Body of Words


by Ron Cohen · January 10, 2015


Body of words

Bruch Reed, Marek Pavlovski | Carol Rosegg

In Body of Words, Vincent Sessa has written a perplexing puzzle of a play. It‘s cluttered with seemingly random exposition and philosophical detours and yet often compelling in its examination of the loneliness -- or rather the aloneness -- and the mistrust and yearning for self-justification that can afflict the human condition -- or more specifically, the masculine mystique. Furthermore, the writing has an admirable boldness, but it’s a boldness, too, that almost borders on exploitation of the script’s thick homoerotic atmosphere.

 At the drama’s start, two men, one probably in his late teens or early twenties, and a somewhat older but not old fellow, are lying in bed, and judging by the younger one’s quiet moaning, they have just completed a sex act. We learn that the two have met only earlier that evening on a beach, and now they are in a barebones beach house rented by the older man. His own home is further off on a point above the water, and he says he is returning there after a long time away.

 We further discover that the older guy, Norman, has paid a thousand dollars to perform five acts of oral sex on the young man, named Boyd. The act just completed is the fourth one.  Norman is also offering five hundred dollars more if he can take the sex further, an offer which Boyd steadfastly and  belligerently refuses. The play has plenty of graphic sex talk along with moments of nudity. 

 Looking for a connection beyond sex and sexuality (and while waiting for what Boyd refers to as the last “pop,”)  the two detail their personal histories. Boyd talks about his absent military father, the loose morals of his mother, and how he himself is scheduled to join the U.S. Marines in the morning. Norman lists the highly varied and often rugged careers he has followed, and describes himself currently as “a sort of field explorer -- the archeology of language.“ He is, in fact, on a hunt for the rock in which the first word ever spoken has been embedded. He has a penchant for the esoteric and philosophical conundrums: “Time lives on borrowed time,” he says at one point.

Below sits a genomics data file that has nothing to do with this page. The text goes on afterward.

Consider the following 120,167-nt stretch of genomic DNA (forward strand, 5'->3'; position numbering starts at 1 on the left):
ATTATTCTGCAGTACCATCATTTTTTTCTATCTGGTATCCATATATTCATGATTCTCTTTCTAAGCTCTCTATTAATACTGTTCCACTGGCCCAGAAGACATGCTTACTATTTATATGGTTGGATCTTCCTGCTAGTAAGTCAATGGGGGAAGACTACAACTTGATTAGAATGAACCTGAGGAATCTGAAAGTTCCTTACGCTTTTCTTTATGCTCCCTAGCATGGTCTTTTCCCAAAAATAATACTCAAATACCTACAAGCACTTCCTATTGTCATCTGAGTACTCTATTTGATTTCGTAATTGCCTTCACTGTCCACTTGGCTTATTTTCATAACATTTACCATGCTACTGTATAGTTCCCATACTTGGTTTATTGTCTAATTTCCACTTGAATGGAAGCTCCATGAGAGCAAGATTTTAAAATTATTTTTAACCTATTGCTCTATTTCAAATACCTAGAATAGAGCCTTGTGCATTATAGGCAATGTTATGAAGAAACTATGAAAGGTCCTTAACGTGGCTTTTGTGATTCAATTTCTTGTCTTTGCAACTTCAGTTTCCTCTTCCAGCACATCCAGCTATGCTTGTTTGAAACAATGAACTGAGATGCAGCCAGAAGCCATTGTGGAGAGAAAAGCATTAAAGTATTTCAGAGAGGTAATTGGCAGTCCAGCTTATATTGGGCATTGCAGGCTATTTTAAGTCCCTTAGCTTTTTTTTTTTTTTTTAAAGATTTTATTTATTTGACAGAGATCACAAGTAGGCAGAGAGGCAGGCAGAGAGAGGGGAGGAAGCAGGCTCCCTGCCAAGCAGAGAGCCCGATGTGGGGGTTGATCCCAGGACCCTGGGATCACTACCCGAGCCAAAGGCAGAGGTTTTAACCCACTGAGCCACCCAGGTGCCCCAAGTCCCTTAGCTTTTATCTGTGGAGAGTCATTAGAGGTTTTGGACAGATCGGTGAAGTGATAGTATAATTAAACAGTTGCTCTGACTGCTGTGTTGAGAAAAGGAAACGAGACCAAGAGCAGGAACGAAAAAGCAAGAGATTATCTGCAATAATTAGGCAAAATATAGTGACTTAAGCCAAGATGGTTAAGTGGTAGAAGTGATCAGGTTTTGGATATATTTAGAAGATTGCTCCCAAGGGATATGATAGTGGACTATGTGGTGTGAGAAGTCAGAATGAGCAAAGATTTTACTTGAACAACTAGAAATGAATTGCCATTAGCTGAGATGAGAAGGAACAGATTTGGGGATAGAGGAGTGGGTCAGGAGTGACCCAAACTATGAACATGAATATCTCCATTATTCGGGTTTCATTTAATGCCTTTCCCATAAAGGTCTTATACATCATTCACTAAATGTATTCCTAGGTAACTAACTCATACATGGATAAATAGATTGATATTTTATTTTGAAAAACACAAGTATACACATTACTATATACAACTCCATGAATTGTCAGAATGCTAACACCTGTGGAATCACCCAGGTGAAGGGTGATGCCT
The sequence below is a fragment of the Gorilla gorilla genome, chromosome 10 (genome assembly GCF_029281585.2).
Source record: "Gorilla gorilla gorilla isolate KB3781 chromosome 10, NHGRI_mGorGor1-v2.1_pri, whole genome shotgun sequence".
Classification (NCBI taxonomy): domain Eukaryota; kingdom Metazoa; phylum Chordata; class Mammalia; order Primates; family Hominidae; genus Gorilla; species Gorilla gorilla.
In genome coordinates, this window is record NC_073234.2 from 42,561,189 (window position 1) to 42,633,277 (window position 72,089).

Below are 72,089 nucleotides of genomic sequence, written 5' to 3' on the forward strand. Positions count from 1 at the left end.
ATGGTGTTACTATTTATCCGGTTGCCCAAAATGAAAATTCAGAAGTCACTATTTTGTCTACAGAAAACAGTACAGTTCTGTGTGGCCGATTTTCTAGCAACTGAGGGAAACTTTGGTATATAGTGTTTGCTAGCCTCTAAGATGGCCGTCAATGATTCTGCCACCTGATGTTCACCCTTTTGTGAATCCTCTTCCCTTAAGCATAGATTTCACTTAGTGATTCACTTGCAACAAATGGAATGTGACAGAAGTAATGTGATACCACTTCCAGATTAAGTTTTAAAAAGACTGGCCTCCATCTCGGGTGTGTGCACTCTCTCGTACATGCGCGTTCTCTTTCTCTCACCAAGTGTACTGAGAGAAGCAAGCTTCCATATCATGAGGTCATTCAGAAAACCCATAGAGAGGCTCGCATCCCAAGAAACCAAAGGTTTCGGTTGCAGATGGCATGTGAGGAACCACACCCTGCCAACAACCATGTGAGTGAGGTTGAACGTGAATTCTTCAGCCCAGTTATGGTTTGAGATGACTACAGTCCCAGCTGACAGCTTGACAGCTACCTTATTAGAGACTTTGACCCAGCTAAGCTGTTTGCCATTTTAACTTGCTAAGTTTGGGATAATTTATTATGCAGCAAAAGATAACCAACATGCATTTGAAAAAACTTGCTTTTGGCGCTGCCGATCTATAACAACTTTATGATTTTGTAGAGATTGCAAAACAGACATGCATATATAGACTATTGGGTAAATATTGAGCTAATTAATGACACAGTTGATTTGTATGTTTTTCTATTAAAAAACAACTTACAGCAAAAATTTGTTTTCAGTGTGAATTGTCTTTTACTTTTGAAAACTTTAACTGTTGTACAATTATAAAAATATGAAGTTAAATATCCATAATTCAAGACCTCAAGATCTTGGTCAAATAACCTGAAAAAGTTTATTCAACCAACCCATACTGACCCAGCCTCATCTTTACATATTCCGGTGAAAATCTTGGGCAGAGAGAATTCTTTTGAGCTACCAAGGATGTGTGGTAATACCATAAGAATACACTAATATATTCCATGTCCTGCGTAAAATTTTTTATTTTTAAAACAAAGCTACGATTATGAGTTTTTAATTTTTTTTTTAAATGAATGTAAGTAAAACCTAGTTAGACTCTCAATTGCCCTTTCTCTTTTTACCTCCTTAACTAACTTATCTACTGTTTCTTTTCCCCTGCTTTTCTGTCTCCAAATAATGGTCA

As they talk, and they do like to talk, a portent of violence seems to hang in the air, and it occasionally breaks out into fits of wrestling, fisticuffs and even the emergence of hidden weapons. The play ends with a more quiet act of tragedy, but it only occurs after Sessa hints that the two men may have a much closer connection than they suspected. The hint depends on an improbable turn of plot and remains even more tricky because Sessa leaves it uncertain.

Publicity for the play says it is evocative of the homecoming of Odysseus, but the conclusion put me in mind of another Greek tale about a fellow named Oedipus.  

Director John Michael DiResta imbues Sessa’s script with a smart sense of varied pacing, and the two actors -- Bruch Reed as Norman and Marek Pavlovski as Boyd -- validate the roles with convincing emotional heft, although Reed seems a touch too vibrant for the supposedly world-weary Norman. The two performers also deserve bravos for the intense concentration they bring to their work, despite the close quarters of their playing space within the Theater for the New City.

Sessa is a forceful playwright. His A Child’s Guide to Innocence, which was produced in 2005 by New Jersey Rep and  depicts with great empathy three generations of Italian-American women, is a play I have long admired. Much of that empathy is apparent in Body of Words, although here he seems to have let those words, along with an ambiguous conclusion, derail to some extent the storytelling.  

 

 

 

 

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